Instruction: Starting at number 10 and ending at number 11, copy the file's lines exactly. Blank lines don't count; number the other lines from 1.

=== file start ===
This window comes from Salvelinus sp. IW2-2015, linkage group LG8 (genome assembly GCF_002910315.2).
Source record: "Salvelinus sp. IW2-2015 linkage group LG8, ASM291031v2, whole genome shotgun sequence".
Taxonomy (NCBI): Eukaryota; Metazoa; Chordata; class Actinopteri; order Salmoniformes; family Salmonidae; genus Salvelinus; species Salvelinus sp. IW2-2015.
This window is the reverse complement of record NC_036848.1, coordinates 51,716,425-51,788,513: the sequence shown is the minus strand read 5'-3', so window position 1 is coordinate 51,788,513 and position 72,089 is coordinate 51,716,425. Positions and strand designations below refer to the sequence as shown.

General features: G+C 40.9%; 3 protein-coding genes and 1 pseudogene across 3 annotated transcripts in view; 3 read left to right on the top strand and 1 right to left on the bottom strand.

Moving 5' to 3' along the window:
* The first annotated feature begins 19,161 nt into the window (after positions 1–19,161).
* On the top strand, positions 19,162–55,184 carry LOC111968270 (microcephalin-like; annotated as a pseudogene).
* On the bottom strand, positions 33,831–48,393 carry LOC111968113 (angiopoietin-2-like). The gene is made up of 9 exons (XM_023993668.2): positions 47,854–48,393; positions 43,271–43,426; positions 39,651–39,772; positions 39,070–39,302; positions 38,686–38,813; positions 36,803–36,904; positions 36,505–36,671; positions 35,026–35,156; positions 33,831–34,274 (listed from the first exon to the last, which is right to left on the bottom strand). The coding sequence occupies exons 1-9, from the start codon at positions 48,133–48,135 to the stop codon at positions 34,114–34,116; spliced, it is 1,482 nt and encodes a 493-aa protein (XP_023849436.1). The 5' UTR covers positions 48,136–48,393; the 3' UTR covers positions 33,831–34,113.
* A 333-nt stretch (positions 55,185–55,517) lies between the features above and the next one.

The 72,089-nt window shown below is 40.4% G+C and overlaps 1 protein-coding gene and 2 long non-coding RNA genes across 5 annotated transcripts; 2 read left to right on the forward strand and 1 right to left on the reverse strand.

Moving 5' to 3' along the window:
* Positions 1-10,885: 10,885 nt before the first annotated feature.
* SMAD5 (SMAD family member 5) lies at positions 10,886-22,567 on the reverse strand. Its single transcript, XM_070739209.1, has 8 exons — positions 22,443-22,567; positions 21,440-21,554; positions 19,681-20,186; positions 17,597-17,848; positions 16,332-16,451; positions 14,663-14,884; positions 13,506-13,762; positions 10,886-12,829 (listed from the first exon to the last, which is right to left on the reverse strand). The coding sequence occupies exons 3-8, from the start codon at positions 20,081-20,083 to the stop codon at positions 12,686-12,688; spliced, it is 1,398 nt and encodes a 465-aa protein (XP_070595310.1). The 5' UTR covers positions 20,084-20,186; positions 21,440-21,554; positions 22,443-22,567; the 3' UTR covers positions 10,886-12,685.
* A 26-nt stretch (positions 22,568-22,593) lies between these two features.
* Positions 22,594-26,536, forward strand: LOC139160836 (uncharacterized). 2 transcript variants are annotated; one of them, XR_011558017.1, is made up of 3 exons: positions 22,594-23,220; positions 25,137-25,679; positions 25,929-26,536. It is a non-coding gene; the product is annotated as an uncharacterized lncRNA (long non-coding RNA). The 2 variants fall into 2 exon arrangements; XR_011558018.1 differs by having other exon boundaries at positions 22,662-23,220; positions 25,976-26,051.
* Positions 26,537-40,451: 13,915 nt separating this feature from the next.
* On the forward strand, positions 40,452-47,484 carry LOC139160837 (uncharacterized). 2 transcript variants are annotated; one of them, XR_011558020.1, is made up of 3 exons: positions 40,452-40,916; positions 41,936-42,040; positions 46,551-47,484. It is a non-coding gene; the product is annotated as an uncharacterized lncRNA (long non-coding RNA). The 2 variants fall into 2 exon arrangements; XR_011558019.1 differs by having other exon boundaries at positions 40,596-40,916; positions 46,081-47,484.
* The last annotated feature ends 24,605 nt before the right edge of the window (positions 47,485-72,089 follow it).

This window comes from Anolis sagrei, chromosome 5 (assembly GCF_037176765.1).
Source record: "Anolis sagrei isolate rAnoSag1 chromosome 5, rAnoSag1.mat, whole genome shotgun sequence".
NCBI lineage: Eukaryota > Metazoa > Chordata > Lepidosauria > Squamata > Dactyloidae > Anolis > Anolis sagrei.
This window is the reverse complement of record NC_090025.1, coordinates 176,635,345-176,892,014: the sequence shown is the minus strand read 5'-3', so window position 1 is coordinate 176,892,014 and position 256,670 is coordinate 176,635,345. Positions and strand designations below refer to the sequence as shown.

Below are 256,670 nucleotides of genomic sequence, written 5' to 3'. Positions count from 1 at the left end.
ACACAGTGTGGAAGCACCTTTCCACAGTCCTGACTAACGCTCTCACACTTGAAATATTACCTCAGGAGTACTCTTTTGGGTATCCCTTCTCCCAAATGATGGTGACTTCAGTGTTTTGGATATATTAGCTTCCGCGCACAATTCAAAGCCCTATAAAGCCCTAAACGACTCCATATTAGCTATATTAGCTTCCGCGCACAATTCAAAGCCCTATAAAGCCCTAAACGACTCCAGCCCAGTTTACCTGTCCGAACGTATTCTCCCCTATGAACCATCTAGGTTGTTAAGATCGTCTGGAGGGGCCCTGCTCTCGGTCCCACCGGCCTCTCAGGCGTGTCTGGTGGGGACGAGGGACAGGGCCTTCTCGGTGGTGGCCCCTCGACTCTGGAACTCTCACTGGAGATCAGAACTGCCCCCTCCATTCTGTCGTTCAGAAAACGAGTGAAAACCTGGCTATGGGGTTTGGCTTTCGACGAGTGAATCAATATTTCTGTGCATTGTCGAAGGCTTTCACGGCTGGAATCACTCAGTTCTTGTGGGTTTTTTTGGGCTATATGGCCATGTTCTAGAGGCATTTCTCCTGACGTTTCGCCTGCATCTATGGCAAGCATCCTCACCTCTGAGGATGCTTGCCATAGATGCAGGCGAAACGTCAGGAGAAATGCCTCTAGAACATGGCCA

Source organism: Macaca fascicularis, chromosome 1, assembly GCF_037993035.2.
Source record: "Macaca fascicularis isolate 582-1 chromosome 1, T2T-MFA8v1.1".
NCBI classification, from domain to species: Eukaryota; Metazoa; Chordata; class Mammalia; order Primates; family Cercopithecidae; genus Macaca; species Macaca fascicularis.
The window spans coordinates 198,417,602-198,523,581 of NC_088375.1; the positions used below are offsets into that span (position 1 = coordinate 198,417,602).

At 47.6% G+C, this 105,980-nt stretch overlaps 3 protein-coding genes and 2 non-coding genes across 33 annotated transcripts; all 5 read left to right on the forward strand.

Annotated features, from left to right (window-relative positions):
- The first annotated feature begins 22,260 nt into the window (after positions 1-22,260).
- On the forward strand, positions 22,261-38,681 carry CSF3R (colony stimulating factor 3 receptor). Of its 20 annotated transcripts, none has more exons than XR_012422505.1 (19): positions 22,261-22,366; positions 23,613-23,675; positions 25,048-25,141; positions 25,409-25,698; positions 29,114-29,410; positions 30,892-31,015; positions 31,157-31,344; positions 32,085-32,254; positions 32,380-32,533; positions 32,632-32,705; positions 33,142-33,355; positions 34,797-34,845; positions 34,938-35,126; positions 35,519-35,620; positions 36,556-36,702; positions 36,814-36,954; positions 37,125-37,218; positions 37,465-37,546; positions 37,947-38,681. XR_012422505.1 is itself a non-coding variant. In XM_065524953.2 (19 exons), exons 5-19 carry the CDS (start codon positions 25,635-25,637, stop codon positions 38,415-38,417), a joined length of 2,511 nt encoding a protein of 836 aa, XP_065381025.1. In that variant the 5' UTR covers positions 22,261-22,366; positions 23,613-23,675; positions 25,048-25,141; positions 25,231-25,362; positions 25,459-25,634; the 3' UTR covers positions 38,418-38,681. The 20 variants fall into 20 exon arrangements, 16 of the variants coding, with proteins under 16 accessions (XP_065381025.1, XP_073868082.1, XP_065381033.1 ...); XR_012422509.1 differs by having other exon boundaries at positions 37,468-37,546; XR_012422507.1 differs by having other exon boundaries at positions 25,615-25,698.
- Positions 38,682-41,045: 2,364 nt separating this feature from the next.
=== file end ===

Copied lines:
* A 333-nt stretch (positions 55,185–55,517) lies between the features above and the next one.

The 72,089-nt window shown below is 40.4% G+C and overlaps 1 protein-coding gene and 2 long non-coding RNA genes across 5 annotated transcripts; 2 read left to right on the forward strand and 1 right to left on the reverse strand.